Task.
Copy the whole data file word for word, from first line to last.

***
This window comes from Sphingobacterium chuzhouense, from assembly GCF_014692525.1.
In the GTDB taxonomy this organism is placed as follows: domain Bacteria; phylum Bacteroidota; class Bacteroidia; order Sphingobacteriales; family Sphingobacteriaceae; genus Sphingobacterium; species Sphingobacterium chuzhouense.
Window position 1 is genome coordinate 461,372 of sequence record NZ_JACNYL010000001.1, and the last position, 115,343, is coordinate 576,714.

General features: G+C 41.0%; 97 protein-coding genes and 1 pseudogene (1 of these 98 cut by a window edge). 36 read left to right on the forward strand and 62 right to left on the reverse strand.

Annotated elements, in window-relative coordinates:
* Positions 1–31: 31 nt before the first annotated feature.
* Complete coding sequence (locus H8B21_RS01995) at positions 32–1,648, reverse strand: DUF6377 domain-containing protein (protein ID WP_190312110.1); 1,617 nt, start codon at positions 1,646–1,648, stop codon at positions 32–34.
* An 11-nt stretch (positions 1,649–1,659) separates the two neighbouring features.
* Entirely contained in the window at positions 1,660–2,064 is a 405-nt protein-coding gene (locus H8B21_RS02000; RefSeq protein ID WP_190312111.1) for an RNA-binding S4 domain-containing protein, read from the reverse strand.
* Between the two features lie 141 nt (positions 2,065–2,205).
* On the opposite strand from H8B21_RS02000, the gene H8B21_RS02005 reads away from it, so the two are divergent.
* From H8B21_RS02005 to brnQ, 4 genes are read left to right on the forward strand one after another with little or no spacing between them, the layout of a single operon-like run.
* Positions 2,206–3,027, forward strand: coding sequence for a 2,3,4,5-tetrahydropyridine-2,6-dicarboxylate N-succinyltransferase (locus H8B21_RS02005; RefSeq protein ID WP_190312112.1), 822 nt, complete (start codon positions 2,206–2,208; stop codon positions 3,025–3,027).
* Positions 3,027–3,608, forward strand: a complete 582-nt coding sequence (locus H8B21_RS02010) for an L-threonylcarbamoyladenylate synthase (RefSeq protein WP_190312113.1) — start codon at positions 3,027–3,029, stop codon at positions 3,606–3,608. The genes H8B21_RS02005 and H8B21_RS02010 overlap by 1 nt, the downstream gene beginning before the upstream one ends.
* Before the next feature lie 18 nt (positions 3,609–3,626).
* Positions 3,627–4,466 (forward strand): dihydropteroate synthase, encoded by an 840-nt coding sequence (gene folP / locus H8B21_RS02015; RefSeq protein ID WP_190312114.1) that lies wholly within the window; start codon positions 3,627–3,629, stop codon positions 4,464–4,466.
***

This window comes from Sphingobacterium chuzhouense, from assembly GCF_014692525.1.
In the GTDB taxonomy this organism is placed as follows: domain Bacteria; phylum Bacteroidota; class Bacteroidia; order Sphingobacteriales; family Sphingobacteriaceae; genus Sphingobacterium; species Sphingobacterium chuzhouense.
Window position 1 is genome coordinate 461,372 of sequence record NZ_JACNYL010000001.1, and the last position, 115,343, is coordinate 576,714.

General features: G+C 41.0%; 97 protein-coding genes and 1 pseudogene (1 of these 98 cut by a window edge). 36 read left to right on the forward strand and 62 right to left on the reverse strand.

Annotated elements, in window-relative coordinates:
* Positions 1–31: 31 nt before the first annotated feature.
* Complete coding sequence (locus H8B21_RS01995) at positions 32–1,648, reverse strand: DUF6377 domain-containing protein (protein ID WP_190312110.1); 1,617 nt, start codon at positions 1,646–1,648, stop codon at positions 32–34.
* An 11-nt stretch (positions 1,649–1,659) separates the two neighbouring features.
* Entirely contained in the window at positions 1,660–2,064 is a 405-nt protein-coding gene (locus H8B21_RS02000; RefSeq protein ID WP_190312111.1) for an RNA-binding S4 domain-containing protein, read from the reverse strand.
* Between the two features lie 141 nt (positions 2,065–2,205).
* On the opposite strand from H8B21_RS02000, the gene H8B21_RS02005 reads away from it, so the two are divergent.
* From H8B21_RS02005 to brnQ, 4 genes are read left to right on the forward strand one after another with little or no spacing between them, the layout of a single operon-like run.
* Positions 2,206–3,027, forward strand: coding sequence for a 2,3,4,5-tetrahydropyridine-2,6-dicarboxylate N-succinyltransferase (locus H8B21_RS02005; RefSeq protein ID WP_190312112.1), 822 nt, complete (start codon positions 2,206–2,208; stop codon positions 3,025–3,027).
* Positions 3,027–3,608, forward strand: a complete 582-nt coding sequence (locus H8B21_RS02010) for an L-threonylcarbamoyladenylate synthase (RefSeq protein WP_190312113.1) — start codon at positions 3,027–3,029, stop codon at positions 3,606–3,608. The genes H8B21_RS02005 and H8B21_RS02010 overlap by 1 nt, the downstream gene beginning before the upstream one ends.
* Before the next feature lie 18 nt (positions 3,609–3,626).
* Positions 3,627–4,466 (forward strand): dihydropteroate synthase, encoded by an 840-nt coding sequence (gene folP / locus H8B21_RS02015; RefSeq protein ID WP_190312114.1) that lies wholly within the window; start codon positions 3,627–3,629, stop codon positions 4,464–4,466.